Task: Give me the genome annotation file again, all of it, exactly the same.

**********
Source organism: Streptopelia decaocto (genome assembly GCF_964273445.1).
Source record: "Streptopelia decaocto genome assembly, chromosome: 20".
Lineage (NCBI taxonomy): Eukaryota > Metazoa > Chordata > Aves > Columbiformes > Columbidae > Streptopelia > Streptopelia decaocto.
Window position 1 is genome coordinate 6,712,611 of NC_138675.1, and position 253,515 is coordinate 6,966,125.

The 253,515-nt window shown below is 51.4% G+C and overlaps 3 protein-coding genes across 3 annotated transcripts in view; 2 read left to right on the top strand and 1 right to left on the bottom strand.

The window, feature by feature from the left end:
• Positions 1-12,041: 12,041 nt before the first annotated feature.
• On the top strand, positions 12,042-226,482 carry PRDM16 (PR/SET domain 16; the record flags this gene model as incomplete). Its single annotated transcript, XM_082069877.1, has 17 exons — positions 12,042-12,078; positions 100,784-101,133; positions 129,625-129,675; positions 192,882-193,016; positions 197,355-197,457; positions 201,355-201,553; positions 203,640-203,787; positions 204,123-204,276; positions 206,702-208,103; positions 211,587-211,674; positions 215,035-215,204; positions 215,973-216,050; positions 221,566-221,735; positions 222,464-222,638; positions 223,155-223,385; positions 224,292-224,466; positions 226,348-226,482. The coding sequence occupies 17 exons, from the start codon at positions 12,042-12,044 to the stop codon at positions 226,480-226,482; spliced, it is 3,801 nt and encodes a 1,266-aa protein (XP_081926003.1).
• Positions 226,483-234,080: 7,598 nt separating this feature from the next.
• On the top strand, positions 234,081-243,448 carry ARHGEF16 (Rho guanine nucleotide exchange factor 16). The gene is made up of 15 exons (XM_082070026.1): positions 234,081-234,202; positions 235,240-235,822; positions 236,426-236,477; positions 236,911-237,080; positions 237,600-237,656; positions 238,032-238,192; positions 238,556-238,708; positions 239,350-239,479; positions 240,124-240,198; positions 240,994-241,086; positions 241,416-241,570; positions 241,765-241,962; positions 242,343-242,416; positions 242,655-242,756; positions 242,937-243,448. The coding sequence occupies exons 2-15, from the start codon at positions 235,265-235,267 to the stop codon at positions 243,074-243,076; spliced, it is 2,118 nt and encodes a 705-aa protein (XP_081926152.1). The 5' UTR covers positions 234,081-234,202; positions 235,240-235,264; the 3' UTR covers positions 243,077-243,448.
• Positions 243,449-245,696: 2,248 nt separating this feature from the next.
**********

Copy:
Source organism: Streptopelia decaocto (genome assembly GCF_964273445.1).
Source record: "Streptopelia decaocto genome assembly, chromosome: 20".
Lineage (NCBI taxonomy): Eukaryota > Metazoa > Chordata > Aves > Columbiformes > Columbidae > Streptopelia > Streptopelia decaocto.
Window position 1 is genome coordinate 6,712,611 of NC_138675.1, and position 253,515 is coordinate 6,966,125.

The 253,515-nt window shown below is 51.4% G+C and overlaps 3 protein-coding genes across 3 annotated transcripts in view; 2 read left to right on the top strand and 1 right to left on the bottom strand.

The window, feature by feature from the left end:
• Positions 1-12,041: 12,041 nt before the first annotated feature.
• On the top strand, positions 12,042-226,482 carry PRDM16 (PR/SET domain 16; the record flags this gene model as incomplete). Its single annotated transcript, XM_082069877.1, has 17 exons — positions 12,042-12,078; positions 100,784-101,133; positions 129,625-129,675; positions 192,882-193,016; positions 197,355-197,457; positions 201,355-201,553; positions 203,640-203,787; positions 204,123-204,276; positions 206,702-208,103; positions 211,587-211,674; positions 215,035-215,204; positions 215,973-216,050; positions 221,566-221,735; positions 222,464-222,638; positions 223,155-223,385; positions 224,292-224,466; positions 226,348-226,482. The coding sequence occupies 17 exons, from the start codon at positions 12,042-12,044 to the stop codon at positions 226,480-226,482; spliced, it is 3,801 nt and encodes a 1,266-aa protein (XP_081926003.1).
• Positions 226,483-234,080: 7,598 nt separating this feature from the next.
• On the top strand, positions 234,081-243,448 carry ARHGEF16 (Rho guanine nucleotide exchange factor 16). The gene is made up of 15 exons (XM_082070026.1): positions 234,081-234,202; positions 235,240-235,822; positions 236,426-236,477; positions 236,911-237,080; positions 237,600-237,656; positions 238,032-238,192; positions 238,556-238,708; positions 239,350-239,479; positions 240,124-240,198; positions 240,994-241,086; positions 241,416-241,570; positions 241,765-241,962; positions 242,343-242,416; positions 242,655-242,756; positions 242,937-243,448. The coding sequence occupies exons 2-15, from the start codon at positions 235,265-235,267 to the stop codon at positions 243,074-243,076; spliced, it is 2,118 nt and encodes a 705-aa protein (XP_081926152.1). The 5' UTR covers positions 234,081-234,202; positions 235,240-235,264; the 3' UTR covers positions 243,077-243,448.
• Positions 243,449-245,696: 2,248 nt separating this feature from the next.